There were a record number of IPOs in 2021, largely because of an optimistic stock market and rock-bottom interest rates. In 2021, companies listing in the U.S. made $155 billion in proceeds from IPOs, according to a report from Ernst & Young. But the number of companies going public slowed sharply this year as the market turned volatile and the Federal Reserve hiked interest rates to tame decades-high inflation. In the first half of 2022, proceeds from IPOs totaled just $4.8 billion.
An investing environment marked by high interest rates and a shaky stock market is not exactly conducive to risk taking, and that's what investors are facing. The IPO market tends to be more active during times of economic growth and optimism, when investors are more willing to take on risk and companies are more likely to pursue IPOs to raise capital, notes Andrew Lokenauth, financial market research analyst, and professor of finance at the University of San Francisco School of Management. In contrast, during times of economic uncertainty or downturn, the IPO market may be more sluggish, as investors are more cautious and companies are less likely to go public.
So unless the market picks up, investment firms will pick fewer companies to capitalize, and venture capitalists and private equity fund managers will continue to restructure portfolio companies with the focus on profitability -- one of the key factors behind the wave of layoffs across the tech sector, notes Tom Taulli, author of High-Profit IPO Strategies: Finding Breakout IPOs for Investors and Traders.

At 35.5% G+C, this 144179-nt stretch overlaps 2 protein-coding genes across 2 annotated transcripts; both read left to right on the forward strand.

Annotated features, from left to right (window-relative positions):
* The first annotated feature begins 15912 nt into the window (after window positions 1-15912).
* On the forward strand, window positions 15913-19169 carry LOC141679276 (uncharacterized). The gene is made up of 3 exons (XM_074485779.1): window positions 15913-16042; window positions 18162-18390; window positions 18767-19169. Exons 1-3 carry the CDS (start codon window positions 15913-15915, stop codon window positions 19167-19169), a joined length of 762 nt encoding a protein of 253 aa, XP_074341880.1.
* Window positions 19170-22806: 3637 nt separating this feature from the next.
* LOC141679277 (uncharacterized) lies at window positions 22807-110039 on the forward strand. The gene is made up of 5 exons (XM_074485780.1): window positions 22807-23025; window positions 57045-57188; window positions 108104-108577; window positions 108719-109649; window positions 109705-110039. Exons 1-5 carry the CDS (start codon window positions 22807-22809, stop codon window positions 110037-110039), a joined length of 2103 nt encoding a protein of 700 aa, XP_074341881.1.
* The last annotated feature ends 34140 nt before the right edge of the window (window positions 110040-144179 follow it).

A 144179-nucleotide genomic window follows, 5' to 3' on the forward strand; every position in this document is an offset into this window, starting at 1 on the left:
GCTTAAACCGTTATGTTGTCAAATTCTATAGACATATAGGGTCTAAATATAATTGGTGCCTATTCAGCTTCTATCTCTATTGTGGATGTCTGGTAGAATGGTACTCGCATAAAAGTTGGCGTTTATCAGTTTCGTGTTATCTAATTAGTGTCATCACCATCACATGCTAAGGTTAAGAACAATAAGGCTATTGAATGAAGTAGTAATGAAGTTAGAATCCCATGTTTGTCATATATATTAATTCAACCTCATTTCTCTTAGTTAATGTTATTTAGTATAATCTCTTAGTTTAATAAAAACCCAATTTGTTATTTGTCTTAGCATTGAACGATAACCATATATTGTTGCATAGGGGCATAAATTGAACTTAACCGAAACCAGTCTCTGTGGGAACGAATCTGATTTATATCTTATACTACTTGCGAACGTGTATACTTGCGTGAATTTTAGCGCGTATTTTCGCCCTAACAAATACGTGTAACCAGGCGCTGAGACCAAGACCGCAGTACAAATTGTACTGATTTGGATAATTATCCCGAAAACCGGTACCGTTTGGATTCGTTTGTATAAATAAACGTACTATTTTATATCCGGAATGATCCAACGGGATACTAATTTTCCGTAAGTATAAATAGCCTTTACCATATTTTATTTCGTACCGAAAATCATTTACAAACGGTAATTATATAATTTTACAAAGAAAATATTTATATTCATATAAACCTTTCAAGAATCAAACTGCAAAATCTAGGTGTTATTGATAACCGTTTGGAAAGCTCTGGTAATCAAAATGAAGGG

There are still many privately held tech unicorn companies with strong prospects. Though it may take these companies some time to acclimate to the lower valuations before they are willing to enter the capital markets again, particularly because many of them raised substantial amounts of capital last year. If these companies do go public, it likely won't be until the second half of 2023.
"Those aiming for IPOs may get their ducks in a row in 2023, but have their eyes set for a longer time horizon for pulling the trigger on an IPO," says Chenxi Wang, founder and managing general partner of San Francisco-based venture firm Rain Capital. Other exit strategies, she adds, such as strategic mergers and acquisitions, will likely still be in play.
Many companies that forecasted to IPO this year have delayed until at least 2023. For example, car-sharing company Turo, which filed for an IPO in January 2022, is still idling. Other companies including Stripe, Klarna, Plaid, Discord, and Arm have hinted at IPOs but have yet to do so. Some, like Stripe, have employee stock options that are nearing the 10-year expiration; there's more pressure on them to IPO to give their employees some liquidity, says, Dan Siciliano, CEO and co-founder of Phoenix-based financial services company Nikkl and a former professor at Stanford Law School.
Going public via a special purpose acquisition company (SPAC), once a red-hot ticket, has lost its appeal. Wang notes that most investors still see them as risky, unpredictable, and lacking accountability. But they won't disappear. "There should still be a place for SPACs," she says, "but that level of SPAC feverishness in 2020 was nearly on the verge of insanity, which we don't expect to see going forward."